Home Sport news The SEC’s decision leaves Georgia Tech without a Georgia game

The SEC’s decision leaves Georgia Tech without a Georgia game

by archysport

For Tech, the implications are unclear because college football‘s plans to play a season against the coronavirus pandemic appear to be being worked out on a daily basis. The SEC’s decision received more attention Wednesday evening after the ACC appeared to be encumbering the SEC by approving its 10-game schedule model plus a non-conference game. The format left room for the league’s four teams with SEC rivals Clemson, South Carolina, Florida, Florida, Louisville, Kentucky and Tech to continue their series this year.

But the SEC, which was apparently geared toward a conference schedule long before the ACC maneuver, stayed on course.

“While it is certainly disappointing for our student athletes, coaches, and fans that we won’t have an annual Georgia rivalry soccer game this year, I also understand and respect the SEC’s decision,” said Todd Stansbury, Tech’s sports director, in one Explanation . “We hope to finalize our non-conference opponent for the 2020 season in the near future and are very much looking forward to meeting Georgia again in 2021.”

“I am disappointed that our players will not have the opportunity to play our in-state rivalry game this season, but will respect the SEC’s decision,” coach Geoff Collins said in a statement.

It is of course also possible that the season is not played at all. The plans that put together conferences are nothing more than plans. The season could be canceled in the coming weeks if the teams start training in the pre-season and find that the pandemic cannot be prevented from spreading on campus as well as in locker rooms and practice fields.

READ Also:  MU accommodates Sergio Ramos after being expelled by Real Madrid

Tech has planned two more home games outside the conference for the upcoming season – Central Florida and Gardner-Webb. The jackets could choose to play one of the two games and either cancel or try to move the other game to another year, the former option possibly being costly.

With 10 planned games against ACC opponents, including Notre Dame, who will play as a full league member this year, Tech could choose a less competitive opponent on FCS Gardner-Webb. (The Knights ended last season 10-3 and are considered the top 25 opponents of the previous season.)

Or it is possible that Stansbury and Collins try to get out of both the UCF and Gardner Webb games and play against an opponent like Georgia State, Georgia Southern, Mercer or Kennesaw State. Or the ACC could follow the example of the SEC and choose not to play non-conference games, although Stansbury’s testimony showed no such intention.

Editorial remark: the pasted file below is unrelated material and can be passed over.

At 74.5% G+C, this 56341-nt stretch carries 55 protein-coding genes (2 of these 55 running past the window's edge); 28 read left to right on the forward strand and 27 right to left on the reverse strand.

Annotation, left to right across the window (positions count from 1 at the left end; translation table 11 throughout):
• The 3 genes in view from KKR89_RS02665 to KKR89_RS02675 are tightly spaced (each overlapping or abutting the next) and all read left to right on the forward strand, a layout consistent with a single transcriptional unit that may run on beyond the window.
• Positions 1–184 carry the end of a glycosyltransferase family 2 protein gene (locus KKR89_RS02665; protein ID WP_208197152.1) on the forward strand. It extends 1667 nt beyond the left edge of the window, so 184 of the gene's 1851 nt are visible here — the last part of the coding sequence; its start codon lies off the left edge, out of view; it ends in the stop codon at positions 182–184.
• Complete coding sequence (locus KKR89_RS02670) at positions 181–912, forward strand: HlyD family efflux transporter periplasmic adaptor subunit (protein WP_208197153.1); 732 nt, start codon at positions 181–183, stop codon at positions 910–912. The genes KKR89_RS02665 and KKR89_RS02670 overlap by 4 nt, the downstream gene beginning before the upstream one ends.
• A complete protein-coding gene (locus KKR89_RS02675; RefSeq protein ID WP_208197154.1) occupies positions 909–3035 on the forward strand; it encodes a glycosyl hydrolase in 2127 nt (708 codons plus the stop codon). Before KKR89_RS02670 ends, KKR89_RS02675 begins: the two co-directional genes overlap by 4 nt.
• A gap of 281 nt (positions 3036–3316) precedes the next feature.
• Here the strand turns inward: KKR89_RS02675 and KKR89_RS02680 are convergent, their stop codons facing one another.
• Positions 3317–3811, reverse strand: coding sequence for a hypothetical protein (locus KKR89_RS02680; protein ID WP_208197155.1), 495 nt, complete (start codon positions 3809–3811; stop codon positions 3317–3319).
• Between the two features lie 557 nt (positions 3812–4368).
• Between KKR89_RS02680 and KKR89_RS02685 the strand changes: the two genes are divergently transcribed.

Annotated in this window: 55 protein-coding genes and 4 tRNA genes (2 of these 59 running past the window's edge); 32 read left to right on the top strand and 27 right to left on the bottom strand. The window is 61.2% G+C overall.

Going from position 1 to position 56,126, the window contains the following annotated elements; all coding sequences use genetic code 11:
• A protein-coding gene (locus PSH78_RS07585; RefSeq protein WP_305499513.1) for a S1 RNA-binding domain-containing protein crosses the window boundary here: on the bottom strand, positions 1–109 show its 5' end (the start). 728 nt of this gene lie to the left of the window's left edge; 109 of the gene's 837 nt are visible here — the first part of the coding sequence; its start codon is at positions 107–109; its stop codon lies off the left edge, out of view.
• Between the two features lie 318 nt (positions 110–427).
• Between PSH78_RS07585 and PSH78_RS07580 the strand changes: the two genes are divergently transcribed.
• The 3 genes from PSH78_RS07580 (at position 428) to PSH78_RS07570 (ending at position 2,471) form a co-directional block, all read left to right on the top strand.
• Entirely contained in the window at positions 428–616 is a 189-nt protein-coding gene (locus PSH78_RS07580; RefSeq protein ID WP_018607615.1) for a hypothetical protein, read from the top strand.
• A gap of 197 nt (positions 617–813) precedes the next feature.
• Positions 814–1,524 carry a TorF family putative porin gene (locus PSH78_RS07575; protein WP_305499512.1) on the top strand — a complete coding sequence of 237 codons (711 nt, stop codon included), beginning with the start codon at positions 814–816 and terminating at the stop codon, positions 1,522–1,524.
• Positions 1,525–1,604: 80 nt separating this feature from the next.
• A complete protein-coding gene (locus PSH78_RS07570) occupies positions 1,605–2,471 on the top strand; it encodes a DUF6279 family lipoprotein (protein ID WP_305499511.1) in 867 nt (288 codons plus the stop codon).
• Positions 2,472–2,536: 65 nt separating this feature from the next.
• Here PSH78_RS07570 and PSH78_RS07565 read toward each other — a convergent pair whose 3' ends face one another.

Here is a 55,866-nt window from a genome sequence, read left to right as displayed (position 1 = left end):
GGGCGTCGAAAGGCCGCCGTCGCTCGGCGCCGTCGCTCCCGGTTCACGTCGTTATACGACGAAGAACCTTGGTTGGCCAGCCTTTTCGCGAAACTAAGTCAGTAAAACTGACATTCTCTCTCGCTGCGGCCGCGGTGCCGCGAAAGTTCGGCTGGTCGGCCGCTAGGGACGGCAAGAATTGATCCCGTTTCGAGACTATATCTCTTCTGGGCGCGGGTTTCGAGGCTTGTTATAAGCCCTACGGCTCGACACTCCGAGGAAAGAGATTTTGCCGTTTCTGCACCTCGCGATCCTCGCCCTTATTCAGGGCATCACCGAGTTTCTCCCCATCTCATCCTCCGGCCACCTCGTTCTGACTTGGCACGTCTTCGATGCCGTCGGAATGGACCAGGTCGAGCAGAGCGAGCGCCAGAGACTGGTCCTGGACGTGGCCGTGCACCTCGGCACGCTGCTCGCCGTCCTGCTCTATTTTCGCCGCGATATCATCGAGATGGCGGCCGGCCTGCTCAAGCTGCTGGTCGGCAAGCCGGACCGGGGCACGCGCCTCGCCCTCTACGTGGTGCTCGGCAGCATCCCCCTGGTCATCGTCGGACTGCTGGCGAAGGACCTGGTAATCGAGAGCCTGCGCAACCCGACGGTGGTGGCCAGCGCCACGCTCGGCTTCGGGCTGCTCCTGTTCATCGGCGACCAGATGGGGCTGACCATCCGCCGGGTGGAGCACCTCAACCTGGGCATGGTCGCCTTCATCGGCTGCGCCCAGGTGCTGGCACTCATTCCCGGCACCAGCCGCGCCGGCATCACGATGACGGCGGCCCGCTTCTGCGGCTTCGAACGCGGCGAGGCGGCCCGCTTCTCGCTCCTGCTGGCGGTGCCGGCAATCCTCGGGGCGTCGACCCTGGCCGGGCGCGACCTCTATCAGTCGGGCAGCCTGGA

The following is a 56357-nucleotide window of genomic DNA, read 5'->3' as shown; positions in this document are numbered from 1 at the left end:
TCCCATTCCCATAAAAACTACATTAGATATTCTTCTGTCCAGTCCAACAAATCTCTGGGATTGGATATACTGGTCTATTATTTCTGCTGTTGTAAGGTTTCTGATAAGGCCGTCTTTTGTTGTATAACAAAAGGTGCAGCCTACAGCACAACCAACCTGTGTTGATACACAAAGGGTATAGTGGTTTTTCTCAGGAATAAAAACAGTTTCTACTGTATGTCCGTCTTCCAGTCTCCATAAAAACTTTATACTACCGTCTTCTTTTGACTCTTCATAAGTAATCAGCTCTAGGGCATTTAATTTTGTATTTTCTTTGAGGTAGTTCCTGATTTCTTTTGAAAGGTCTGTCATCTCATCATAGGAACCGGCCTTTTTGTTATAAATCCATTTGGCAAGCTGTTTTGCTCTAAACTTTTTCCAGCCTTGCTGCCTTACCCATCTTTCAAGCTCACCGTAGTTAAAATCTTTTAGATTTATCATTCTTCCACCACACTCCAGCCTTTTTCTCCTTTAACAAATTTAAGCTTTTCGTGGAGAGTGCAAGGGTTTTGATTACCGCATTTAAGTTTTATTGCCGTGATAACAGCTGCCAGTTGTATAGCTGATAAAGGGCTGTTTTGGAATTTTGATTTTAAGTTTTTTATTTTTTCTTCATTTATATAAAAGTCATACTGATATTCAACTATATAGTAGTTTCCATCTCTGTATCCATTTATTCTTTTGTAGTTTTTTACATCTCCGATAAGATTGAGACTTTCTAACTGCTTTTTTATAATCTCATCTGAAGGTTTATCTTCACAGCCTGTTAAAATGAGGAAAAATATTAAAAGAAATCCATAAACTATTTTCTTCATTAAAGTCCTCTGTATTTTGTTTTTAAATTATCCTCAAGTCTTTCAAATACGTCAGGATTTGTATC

Georgia Southern AD Jared Benko, whose team is about to face Ole Miss, is waiting for the Sun Belt Conference to decide how to structure the season.

“I would like to play Georgia Tech and Georgia every year,” Benko told the AJC. “Especially Georgia Tech, who was in Atlanta because the last time we played there (2016), we had a huge amount. We have a lot of fans up there. We think it would be a great game. “

As for the 10 ACC games Tech will play, the conference strength of the jackets is harder than that of most others, since the jackets are said to play both Clemson and Notre Dame, which would be almost the two best choices to win the ACC most unusual season. The jackets are one of six that both the Tigers and Fighting Irish play, even though they are both at home.

READ Also:  The League closes the way to a Second of 24

The Jackets shun North Carolina, a likely top-25 team in the pre-season that quarterback Sam Howell is returning, and Virginia Tech, who were 8: 5 last season and returned an experienced squad. When the season is played, it is the first time since 1979 that the jackets have stopped playing the tar heels.

Boston College has the toughest schedule in the league, averaged over the opponent’s Sagarin rating at the end of last season. The Eagles’ 10 ACC opponents had an average rating of 49.1, including Clemson, Notre Dame, North Carolina, and Virginia Tech.

Wake Forest is second with 49.8. The remaining 13 are clumped between 55.8 and 61.5. Tech is fifth at 56.4.

The schedule will certainly get easier if Georgia isn’t there.

“I will miss it,” said Anderson. “I’ll do it for sure.”

0 comment

Related Articles

Leave a Comment

This site uses Akismet to reduce spam. Learn how your comment data is processed.